So, what’s the topic on this month’s “40 Years of Favorites?
Well, mysterious announcer person, I’m glad you asked. This month, it’s all about TV. Like most kids in my generation, I grew up watching my fair share. Maybe more than I should, in hindsight. But it was a way to bring the family together. These days, it’s a good way to unwind after a tough day. But there is the age-old problem of finding a show everyone can watch without fighting over the remote. Especially with the content out there now and the numerous ways to watch TV without being in the house.
This month, I’m creating two top ten lists. This week, I’m focusing on live television. Daytime, prime time. It’s fair game. The most important thing is that these shows have me a lot of fond memories in the forty years I’ve spent here. Some of it in front of a screen, which may come back to haunt me when all is said and done.
- The Big Bang Theory. It was the show that made geek culture cool. I believe one of the reasons this show was such a hit was that everyone could relate to Sheldon or Leonard or Penny: brilliant in one area, but lacking in others. I grew up thinking geeks and nerds were a bad thing. Mostly because I was one and was teased for it. But TBBT gave me a sense of confidence I didn’t have in my childhood. And now, my children can see that being a geek can be cool.
- The Price Is Right. “Come on down!” The three most famous words in daytime TV. Over forty years, and this show is still going strong. I watched this show since I was three. I don’t get it to watch it as much since I work. And while I like Drew Carey as host, Bob Barker will always be quintessential star that propelled the show to the success it has gained the last forty years.
- Angel. Granted, this spin-off didn’t last as long as Buffy the Vampire Slayer, or not as popular. Still, I like the titular character. An unlikely hero on the road to redemption, fighting evil whilst keeping his dark urges at bay. I also liked how it wasn’t a Buffy clone. There were a few characters that crossed over, but it included some new faces. And the villains the team faced were in a different league than anything Ms. Summers would ever come across.
- General Hospital. A lot of stars got their start on soap operas and General Hospital is no exception. Like Price Is Right, I’m not able to watch this as much. I try to keep up with all the storylines. I have to thank my grandmother for turning me on to soaps, especially this one. I really started paying attention in the middle of the Text Message Killer storyline. I thought I would never find myself rooting for the “bad guys,” and there’s obviously more to characters like Sonny Corinthos and Jason Morgan than the criminal activity. They’re just so fun to watch.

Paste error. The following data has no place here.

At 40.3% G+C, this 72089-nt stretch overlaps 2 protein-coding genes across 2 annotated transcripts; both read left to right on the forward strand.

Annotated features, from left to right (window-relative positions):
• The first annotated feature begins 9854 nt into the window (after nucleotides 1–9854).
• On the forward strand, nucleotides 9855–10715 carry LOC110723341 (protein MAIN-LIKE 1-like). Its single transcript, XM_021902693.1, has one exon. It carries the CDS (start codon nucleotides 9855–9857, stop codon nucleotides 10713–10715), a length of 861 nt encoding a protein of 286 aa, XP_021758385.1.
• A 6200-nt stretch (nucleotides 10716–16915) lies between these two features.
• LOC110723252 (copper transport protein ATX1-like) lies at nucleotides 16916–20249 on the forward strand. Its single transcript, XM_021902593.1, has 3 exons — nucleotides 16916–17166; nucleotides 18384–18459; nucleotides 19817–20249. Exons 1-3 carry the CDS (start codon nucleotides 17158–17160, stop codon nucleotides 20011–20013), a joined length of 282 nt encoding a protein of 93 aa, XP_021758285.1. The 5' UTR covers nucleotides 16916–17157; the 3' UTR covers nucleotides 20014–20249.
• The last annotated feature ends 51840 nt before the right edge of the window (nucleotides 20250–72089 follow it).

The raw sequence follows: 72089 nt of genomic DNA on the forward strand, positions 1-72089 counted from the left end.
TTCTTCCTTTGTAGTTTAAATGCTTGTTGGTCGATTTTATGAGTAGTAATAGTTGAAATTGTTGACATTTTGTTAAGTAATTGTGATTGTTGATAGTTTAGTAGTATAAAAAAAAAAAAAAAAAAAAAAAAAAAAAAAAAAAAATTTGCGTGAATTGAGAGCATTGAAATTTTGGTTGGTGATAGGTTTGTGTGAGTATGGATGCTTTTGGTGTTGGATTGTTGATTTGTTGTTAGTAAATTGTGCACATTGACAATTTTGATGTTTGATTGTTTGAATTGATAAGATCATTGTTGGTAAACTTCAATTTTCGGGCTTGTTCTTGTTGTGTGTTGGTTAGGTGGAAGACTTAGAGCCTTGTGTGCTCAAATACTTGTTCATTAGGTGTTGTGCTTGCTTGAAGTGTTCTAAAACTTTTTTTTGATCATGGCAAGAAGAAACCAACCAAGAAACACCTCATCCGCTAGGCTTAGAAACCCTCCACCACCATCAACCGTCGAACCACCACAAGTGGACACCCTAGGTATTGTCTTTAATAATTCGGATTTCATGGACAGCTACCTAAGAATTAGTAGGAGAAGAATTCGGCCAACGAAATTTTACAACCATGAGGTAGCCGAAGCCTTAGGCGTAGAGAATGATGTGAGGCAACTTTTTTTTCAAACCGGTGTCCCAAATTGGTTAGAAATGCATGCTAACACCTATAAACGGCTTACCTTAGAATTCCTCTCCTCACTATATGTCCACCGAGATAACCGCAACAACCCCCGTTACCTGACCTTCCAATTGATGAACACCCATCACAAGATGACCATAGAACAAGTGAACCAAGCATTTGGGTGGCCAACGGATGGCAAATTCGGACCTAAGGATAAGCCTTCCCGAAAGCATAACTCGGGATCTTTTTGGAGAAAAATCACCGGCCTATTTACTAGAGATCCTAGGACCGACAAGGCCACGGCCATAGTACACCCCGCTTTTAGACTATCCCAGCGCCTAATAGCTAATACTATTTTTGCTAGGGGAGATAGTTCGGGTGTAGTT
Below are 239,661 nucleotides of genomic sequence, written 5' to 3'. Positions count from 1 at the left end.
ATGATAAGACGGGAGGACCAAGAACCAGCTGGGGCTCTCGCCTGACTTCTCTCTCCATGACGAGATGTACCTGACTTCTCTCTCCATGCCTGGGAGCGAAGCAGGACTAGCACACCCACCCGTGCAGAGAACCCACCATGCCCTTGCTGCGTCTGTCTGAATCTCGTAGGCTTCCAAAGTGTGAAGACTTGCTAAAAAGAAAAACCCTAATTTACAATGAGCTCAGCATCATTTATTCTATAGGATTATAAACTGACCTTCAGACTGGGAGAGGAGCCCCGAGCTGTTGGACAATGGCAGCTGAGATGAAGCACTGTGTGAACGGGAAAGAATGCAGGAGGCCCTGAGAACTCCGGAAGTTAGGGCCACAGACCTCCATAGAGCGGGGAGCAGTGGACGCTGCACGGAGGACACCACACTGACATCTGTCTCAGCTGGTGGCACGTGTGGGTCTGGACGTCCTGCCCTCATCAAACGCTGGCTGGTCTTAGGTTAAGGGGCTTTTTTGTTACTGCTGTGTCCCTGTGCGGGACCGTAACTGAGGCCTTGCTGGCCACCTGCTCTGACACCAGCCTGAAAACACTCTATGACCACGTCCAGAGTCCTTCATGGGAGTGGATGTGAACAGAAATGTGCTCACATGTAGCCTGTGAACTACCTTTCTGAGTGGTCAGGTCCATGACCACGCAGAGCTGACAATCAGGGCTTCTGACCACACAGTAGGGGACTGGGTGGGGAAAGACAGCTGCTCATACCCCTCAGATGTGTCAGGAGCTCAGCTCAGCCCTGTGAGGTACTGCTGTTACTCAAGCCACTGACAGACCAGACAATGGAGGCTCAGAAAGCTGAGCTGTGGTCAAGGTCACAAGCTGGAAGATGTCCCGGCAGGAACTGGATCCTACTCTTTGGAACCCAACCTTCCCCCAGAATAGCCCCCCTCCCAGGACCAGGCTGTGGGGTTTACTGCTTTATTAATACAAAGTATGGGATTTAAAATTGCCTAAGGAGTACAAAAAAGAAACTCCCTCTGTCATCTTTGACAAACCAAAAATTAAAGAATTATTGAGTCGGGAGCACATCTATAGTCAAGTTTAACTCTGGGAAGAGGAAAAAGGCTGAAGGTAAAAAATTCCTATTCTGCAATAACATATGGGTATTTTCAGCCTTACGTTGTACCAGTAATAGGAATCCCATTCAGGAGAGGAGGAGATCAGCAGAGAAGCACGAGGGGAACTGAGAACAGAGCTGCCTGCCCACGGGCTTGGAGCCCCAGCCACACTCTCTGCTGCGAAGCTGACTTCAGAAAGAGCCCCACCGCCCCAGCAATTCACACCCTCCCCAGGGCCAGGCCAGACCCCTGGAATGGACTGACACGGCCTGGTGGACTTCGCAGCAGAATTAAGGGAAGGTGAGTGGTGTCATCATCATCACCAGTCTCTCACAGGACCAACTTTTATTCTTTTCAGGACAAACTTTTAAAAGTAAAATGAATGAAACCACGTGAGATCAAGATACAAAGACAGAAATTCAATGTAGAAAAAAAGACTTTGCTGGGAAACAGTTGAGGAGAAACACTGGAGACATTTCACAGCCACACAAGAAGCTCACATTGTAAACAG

- House M. D. Between this and Grey’s Anatomy, this was my go-to for medical drama mostly because of the titular character. He’s a genius when it comes to solving the strangest medical mysteries, but his bedside manner leaves a lot to be desired. There are few that can match his intellect and bear his delivery of brutal honesty. Not his boss, Cuddy. Not his best friend, Wilson. And certainly not the revolving members of his team. But the fact that he could truly care less about what you think of him is what makes Dr. House such an endearing character. At some point, we wish we could be him.
- Modern Family. The traditional family nucleus is not what it was; it has evolved with the times. This comedy touches on all those dynamics as it follows the Pritchett family. They’re all degrees of dysfunctional, which is what makes this show a hoot to watch. Out of the three families in the Pritchett household, Mitchell and Cam are the most realistic as a gay couple making their way in a world that’s more open, but still not fully accepting.
- Melrose Place. My mom and I watched this show religiously. We watched 90210, too, but Melrose took the drama of that show and raised it to 11. All the backstabbing, bed-hopping, and explosiveness you could handle, literally and figuratively. It may have been outlandish at times, but it was fun. And even more when Heather Locklear, an Aaron Spelling alum, joined the cast. This is a show that should have been left alone. The updated version was not worth it.
- The Fresh Prince of Bel-Air. Growing up, there weren’t many shows that highlighted a tight-knit African-American family. This was one of the few exceptions. Granted, Will is a catalyst that disrupts his uncle’s well-to-do family, but they all come around and become better people. I like that show wasn’t afraid to tackle tough issues like parental relations. Most of you reading this know the monologue I speak of. I watched it as many times as that episode aired and felt the same way.
- Family Matters. Another show with a stable African-American family. Much like Fresh Prince, it wasn’t afraid to take on serious stuff. Drugs, race relations, bullying. Issues many families in the eighties and nineties had to discuss. But let’s be honest, the main reason we all watched was because of Steve Urkel. The neighbor that terrorized the Winslow household. And everyone, even me, quoted his catchphrase. But we all grow up…at some point.
- Star Trek: The Next Generation. As a child of the eighties, I didn’t have the privilege of the original shape my love for science fiction. But Next Generation resolved that issue. While Picard may not be the best captain in the franchise, I will say he is the most passionate. And the gallery of alien races in this iteration far surpasses anything the original could ever dream up. Specifically, the iconic Borg and the mischievous Q. And this is why I’m looking forward to the newest series, Picard.